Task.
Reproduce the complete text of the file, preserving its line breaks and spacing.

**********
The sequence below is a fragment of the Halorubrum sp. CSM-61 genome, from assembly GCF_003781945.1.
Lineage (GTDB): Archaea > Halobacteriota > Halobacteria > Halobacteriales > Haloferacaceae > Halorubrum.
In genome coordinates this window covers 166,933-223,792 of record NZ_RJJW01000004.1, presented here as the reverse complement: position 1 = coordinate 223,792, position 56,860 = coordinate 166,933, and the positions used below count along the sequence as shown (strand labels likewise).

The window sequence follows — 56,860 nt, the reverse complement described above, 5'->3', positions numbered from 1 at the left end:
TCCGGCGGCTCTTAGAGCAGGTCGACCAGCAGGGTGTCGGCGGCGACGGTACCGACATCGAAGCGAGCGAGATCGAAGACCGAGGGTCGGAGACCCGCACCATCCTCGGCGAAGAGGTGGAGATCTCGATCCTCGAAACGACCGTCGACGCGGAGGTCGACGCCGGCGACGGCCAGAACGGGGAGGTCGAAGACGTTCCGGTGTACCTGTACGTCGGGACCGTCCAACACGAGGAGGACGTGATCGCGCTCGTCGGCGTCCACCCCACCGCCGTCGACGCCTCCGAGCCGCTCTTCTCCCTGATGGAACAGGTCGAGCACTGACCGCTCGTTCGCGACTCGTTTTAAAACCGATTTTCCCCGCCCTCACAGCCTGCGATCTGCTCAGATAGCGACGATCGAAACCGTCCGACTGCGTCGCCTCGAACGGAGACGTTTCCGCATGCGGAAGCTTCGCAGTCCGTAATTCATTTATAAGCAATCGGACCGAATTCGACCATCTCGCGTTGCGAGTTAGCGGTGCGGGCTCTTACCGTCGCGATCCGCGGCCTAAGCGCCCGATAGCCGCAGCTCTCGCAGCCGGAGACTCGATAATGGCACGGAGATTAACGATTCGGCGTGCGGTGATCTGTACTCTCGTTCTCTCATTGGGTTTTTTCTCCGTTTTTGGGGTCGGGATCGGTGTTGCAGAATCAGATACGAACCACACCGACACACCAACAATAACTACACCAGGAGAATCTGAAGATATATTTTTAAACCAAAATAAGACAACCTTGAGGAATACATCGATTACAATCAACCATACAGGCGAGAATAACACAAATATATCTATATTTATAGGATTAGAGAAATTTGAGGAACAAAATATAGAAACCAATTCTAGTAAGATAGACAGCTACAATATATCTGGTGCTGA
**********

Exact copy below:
The sequence below is a fragment of the Halorubrum sp. CSM-61 genome, from assembly GCF_003781945.1.
Lineage (GTDB): Archaea > Halobacteriota > Halobacteria > Halobacteriales > Haloferacaceae > Halorubrum.
In genome coordinates this window covers 166,933-223,792 of record NZ_RJJW01000004.1, presented here as the reverse complement: position 1 = coordinate 223,792, position 56,860 = coordinate 166,933, and the positions used below count along the sequence as shown (strand labels likewise).

The window sequence follows — 56,860 nt, the reverse complement described above, 5'->3', positions numbered from 1 at the left end:
TCCGGCGGCTCTTAGAGCAGGTCGACCAGCAGGGTGTCGGCGGCGACGGTACCGACATCGAAGCGAGCGAGATCGAAGACCGAGGGTCGGAGACCCGCACCATCCTCGGCGAAGAGGTGGAGATCTCGATCCTCGAAACGACCGTCGACGCGGAGGTCGACGCCGGCGACGGCCAGAACGGGGAGGTCGAAGACGTTCCGGTGTACCTGTACGTCGGGACCGTCCAACACGAGGAGGACGTGATCGCGCTCGTCGGCGTCCACCCCACCGCCGTCGACGCCTCCGAGCCGCTCTTCTCCCTGATGGAACAGGTCGAGCACTGACCGCTCGTTCGCGACTCGTTTTAAAACCGATTTTCCCCGCCCTCACAGCCTGCGATCTGCTCAGATAGCGACGATCGAAACCGTCCGACTGCGTCGCCTCGAACGGAGACGTTTCCGCATGCGGAAGCTTCGCAGTCCGTAATTCATTTATAAGCAATCGGACCGAATTCGACCATCTCGCGTTGCGAGTTAGCGGTGCGGGCTCTTACCGTCGCGATCCGCGGCCTAAGCGCCCGATAGCCGCAGCTCTCGCAGCCGGAGACTCGATAATGGCACGGAGATTAACGATTCGGCGTGCGGTGATCTGTACTCTCGTTCTCTCATTGGGTTTTTTCTCCGTTTTTGGGGTCGGGATCGGTGTTGCAGAATCAGATACGAACCACACCGACACACCAACAATAACTACACCAGGAGAATCTGAAGATATATTTTTAAACCAAAATAAGACAACCTTGAGGAATACATCGATTACAATCAACCATACAGGCGAGAATAACACAAATATATCTATATTTATAGGATTAGAGAAATTTGAGGAACAAAATATAGAAACCAATTCTAGTAAGATAGACAGCTACAATATATCTGGTGCTGA